Three weeks after a strong earthquake jolted sea areas south of the island of Taiwan, its impact is being felt by Internet users plagued by slow connectivity.
It will take up to two weeks more to repair the undersea cables that were damaged, sources said yesterday. The original deadline was for them to be fully operational by yesterday.
The quake, measuring 7.2 on the Richter scale, ruptured fiber-optic cables that cross the ocean floor south of Taiwan, affecting telecommunication traffic between the mainland and Taiwan, Hong Kong, the United States, Southeast Asia and Europe. Millions of people on the mainland are enduring slow Internet speeds after the quake.
Referring to the earlier statement that repairs would be finished by the middle of this month, sources at China Telecom the country's largest telecom operator said that work was slow because of complicated undersea conditions.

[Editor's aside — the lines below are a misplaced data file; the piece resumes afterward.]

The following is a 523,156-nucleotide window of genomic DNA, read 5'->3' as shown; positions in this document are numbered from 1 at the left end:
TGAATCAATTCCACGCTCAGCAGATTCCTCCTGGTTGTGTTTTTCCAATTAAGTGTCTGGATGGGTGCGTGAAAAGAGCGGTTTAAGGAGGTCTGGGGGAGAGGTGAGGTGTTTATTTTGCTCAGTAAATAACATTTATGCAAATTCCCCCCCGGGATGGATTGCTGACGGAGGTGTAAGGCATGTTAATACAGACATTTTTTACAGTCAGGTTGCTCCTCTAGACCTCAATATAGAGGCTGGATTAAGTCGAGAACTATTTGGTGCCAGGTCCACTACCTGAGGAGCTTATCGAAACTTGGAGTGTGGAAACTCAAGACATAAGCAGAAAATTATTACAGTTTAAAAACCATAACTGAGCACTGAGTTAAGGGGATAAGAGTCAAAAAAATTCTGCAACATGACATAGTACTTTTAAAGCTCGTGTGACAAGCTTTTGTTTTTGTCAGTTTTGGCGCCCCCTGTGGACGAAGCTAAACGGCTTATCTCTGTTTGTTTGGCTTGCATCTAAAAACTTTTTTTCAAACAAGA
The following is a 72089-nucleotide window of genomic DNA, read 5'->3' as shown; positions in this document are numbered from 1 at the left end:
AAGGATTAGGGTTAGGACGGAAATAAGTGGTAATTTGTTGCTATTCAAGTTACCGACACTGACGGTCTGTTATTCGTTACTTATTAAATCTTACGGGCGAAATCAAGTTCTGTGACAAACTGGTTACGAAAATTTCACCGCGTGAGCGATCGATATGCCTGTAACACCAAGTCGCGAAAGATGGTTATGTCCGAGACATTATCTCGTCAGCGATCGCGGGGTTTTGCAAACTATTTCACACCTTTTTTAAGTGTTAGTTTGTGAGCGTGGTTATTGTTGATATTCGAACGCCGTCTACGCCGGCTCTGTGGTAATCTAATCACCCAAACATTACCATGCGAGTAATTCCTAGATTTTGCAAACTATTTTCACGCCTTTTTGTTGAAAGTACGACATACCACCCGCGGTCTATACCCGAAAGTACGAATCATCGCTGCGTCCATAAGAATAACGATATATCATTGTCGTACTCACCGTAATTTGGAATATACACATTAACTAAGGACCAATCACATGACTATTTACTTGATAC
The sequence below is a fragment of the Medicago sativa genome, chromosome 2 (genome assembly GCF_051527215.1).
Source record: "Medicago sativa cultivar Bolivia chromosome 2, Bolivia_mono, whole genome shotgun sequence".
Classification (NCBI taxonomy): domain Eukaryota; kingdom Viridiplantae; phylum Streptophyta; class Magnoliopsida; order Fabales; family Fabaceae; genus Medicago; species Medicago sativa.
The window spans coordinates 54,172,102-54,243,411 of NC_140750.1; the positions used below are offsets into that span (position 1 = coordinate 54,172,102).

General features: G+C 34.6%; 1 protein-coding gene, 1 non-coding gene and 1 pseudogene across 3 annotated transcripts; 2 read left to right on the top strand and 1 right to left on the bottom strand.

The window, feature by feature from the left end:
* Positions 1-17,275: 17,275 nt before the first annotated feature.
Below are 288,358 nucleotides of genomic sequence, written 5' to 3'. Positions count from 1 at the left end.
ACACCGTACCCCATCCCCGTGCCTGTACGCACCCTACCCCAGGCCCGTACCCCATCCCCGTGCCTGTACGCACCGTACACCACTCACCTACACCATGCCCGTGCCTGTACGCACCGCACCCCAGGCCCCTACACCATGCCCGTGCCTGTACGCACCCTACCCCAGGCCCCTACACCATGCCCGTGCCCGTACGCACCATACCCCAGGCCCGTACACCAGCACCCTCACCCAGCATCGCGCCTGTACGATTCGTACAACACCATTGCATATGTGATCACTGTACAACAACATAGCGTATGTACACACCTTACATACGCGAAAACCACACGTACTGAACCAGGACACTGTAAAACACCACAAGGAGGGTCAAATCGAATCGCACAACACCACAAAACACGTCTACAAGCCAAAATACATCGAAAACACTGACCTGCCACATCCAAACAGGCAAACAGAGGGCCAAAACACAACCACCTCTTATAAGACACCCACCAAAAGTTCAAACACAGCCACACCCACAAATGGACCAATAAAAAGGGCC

"We are informed that because of the intricate undersea conditions and capricious weather, the whole work might take a few more days to complete," an official from the public relations department of China Telecom said.
"We are as anxious as most people, but the repair work is done by the other companies we commissioned," she said.
China News Service quoted sources with China Netcom, the country's second largest telecom operator, as also saying that the repair might be completed by the end of this month.
An AFP report attributed the slow repair to workers painstakingly dragging the seabed with old, time-tested technology.
The report said crewmen on boats south of Taiwan are dragging the seabed with grappling hooks at the end of long ropes to recover cables about 4,000 meters down in the sea.
The report quoted the general manager of one of the firms engaged in underwater repairs as saying that the whole process could take up to six weeks.
(China Daily January 16, 2007)